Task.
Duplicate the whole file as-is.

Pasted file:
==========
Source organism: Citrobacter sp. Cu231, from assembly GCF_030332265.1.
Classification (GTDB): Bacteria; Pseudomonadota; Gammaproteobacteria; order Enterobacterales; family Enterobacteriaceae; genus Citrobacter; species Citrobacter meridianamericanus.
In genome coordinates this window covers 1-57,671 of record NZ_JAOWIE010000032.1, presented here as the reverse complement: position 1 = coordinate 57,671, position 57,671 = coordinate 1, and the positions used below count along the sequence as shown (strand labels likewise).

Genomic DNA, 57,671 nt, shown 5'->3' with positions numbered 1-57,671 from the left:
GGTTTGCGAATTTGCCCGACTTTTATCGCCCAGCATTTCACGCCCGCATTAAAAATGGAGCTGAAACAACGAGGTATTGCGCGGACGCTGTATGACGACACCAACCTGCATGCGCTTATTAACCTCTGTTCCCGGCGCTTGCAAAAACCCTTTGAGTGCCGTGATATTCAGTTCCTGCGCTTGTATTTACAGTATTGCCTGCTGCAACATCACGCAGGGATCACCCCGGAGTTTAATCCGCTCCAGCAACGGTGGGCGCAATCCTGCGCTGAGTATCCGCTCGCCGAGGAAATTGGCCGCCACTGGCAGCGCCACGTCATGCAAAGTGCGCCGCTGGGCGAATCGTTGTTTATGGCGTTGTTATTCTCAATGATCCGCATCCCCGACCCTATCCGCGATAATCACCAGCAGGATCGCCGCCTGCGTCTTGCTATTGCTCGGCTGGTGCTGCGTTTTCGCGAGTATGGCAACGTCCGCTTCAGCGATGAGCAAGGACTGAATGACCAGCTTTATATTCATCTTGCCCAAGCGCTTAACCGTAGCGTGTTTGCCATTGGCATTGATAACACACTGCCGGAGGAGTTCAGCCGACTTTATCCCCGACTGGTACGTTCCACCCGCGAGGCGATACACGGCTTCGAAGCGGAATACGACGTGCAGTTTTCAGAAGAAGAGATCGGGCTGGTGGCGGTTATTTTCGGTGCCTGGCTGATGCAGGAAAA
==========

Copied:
Source organism: Citrobacter sp. Cu231, from assembly GCF_030332265.1.
Classification (GTDB): Bacteria; Pseudomonadota; Gammaproteobacteria; order Enterobacterales; family Enterobacteriaceae; genus Citrobacter; species Citrobacter meridianamericanus.
In genome coordinates this window covers 1-57,671 of record NZ_JAOWIE010000032.1, presented here as the reverse complement: position 1 = coordinate 57,671, position 57,671 = coordinate 1, and the positions used below count along the sequence as shown (strand labels likewise).

Genomic DNA, 57,671 nt, shown 5'->3' with positions numbered 1-57,671 from the left:
GGTTTGCGAATTTGCCCGACTTTTATCGCCCAGCATTTCACGCCCGCATTAAAAATGGAGCTGAAACAACGAGGTATTGCGCGGACGCTGTATGACGACACCAACCTGCATGCGCTTATTAACCTCTGTTCCCGGCGCTTGCAAAAACCCTTTGAGTGCCGTGATATTCAGTTCCTGCGCTTGTATTTACAGTATTGCCTGCTGCAACATCACGCAGGGATCACCCCGGAGTTTAATCCGCTCCAGCAACGGTGGGCGCAATCCTGCGCTGAGTATCCGCTCGCCGAGGAAATTGGCCGCCACTGGCAGCGCCACGTCATGCAAAGTGCGCCGCTGGGCGAATCGTTGTTTATGGCGTTGTTATTCTCAATGATCCGCATCCCCGACCCTATCCGCGATAATCACCAGCAGGATCGCCGCCTGCGTCTTGCTATTGCTCGGCTGGTGCTGCGTTTTCGCGAGTATGGCAACGTCCGCTTCAGCGATGAGCAAGGACTGAATGACCAGCTTTATATTCATCTTGCCCAAGCGCTTAACCGTAGCGTGTTTGCCATTGGCATTGATAACACACTGCCGGAGGAGTTCAGCCGACTTTATCCCCGACTGGTACGTTCCACCCGCGAGGCGATACACGGCTTCGAAGCGGAATACGACGTGCAGTTTTCAGAAGAAGAGATCGGGCTGGTGGCGGTTATTTTCGGTGCCTGGCTGATGCAGGAAAA